I know that’s like the fourth direct reference to The Inbetweeners (and now fifth) I’ve made so far in this review, but the comparisons are just too great to ignore, especially seeing how it’s not only got Iain Morris and Joe Thomas on board as director and lead respectively, but it’s also been marketed in almost the exact same way as either of the two movie adaptaions were, right down to using similar title font on the poster. It’s really hard, therefore, to see The Festival as anything other than a blatant attempt to copy the style and humour that made that series popular, especially when on its own it really falls flat in a lot of areas. One of the biggest problems with this film is, for something that clearly wants to fill the gap left by that popular TV and film series, it’s really not all that funny; a lot of the gags go for the same kind of gross-out and shock humour that you’d find in The Inbetweeners, including piss and poop jokes, accidental nudity, sex gags (including an opening money shot, so to speak, that would feel right at home in any American Pie sequel) and people just generally being awkward and borderline unsociable, which work fine under the writing duo of Morris and co-creator Damon Beesley who were smart enough to balance it out with genuine wit and believable embarrassment, but under different writers clearly inspired by Morris and Beesley’s work, there are times when it feels like a straightforward copy more than its own thing. That’s not to say that it’s entirely laugh-free, as there were a couple of times where I did chuckle a little (many of them courtesy of Jemaine Clement, who shows up as the affectionate step-father of Animashaun’s character) and did find that there were ideas which, with cleverer writing, could have actually been something much more uproarious than it is.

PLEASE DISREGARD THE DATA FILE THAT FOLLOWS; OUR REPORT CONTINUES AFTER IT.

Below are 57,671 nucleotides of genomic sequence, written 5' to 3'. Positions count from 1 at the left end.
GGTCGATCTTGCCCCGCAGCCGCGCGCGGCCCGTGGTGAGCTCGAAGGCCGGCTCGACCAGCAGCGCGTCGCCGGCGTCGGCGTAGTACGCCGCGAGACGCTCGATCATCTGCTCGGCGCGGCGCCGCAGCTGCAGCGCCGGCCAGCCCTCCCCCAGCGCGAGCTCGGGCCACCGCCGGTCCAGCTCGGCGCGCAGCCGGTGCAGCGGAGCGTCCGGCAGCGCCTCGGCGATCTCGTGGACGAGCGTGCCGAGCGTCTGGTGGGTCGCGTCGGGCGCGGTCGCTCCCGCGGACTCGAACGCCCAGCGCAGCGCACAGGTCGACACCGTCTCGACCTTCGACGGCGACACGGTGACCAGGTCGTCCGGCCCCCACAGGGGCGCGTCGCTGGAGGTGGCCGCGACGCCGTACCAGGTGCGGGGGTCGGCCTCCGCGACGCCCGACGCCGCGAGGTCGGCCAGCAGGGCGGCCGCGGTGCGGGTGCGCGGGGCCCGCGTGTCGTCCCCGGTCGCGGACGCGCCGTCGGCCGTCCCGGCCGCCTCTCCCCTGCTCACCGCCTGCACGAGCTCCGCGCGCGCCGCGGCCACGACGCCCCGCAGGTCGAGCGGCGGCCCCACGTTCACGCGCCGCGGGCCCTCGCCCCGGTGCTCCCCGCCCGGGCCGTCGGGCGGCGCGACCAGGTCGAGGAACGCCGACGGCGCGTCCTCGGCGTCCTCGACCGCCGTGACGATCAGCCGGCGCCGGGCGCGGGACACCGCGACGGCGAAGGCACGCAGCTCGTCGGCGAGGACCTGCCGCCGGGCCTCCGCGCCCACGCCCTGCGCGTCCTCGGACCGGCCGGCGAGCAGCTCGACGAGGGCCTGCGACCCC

The other major problem I had with this obvious Inbetweeners clone was, funnily enough, the inclusion of one of the actual Inbetweeners. Joe Thomas is a fine actor, but his character on the show was always the weakest in the group, the neurotic and hopeless romantic whose moments of teenage angst and gullible awkwardness were usually the butt of many jokes in both the series and films, and he was usually more frustrating to be around than endearing; now, when you have him play someone who is basically the same character in all but name, you’re going to end up with a pretty intolerable lead, and that’s sadly who Thomas is saddled with here. Nick is an incredibly frustrating character to lead a film like this, as he’s a self-absorbed, rude and inconsiderate wet blanket who’s too uptight and snotty to care about, and you really do side with a number of people who consider him to be an annoying waste of space, in moments where they are clearly written to be the villains. As the film goes on, you find yourself caring much more about Shane, played by largely unknown actor Hammed Animashaun who’s a far more likeable presence and is playing a character who you can more easily root for, especially when he’s sharing some nice chemistry with Amy (Claudia O’Doherty), an Aussie and festival enthusiast who befriends the boys on their trip. Unfortunately, it’s Joe Thomas’s character who’s the designated lead, and again while he is a fine actor, he’s playing the sort of character who will far more get on your nerves than actually form some core connection to, especially since we’re being asked to follow his story throughout the entire movie.

As for how accurate this movie is to real-life music festivals, I couldn’t tell you; but if they’re anything like The Festival, then it’s no wonder so many people do drugs just to get through the drudge of it all.


The Festival is an obvious carbon copy of The Inbetweeners, only without much of the wit and humour that made the series and its film spin-offs popular, and with an unlikeable lead character who’s too stuck-up and self-centred to really care about.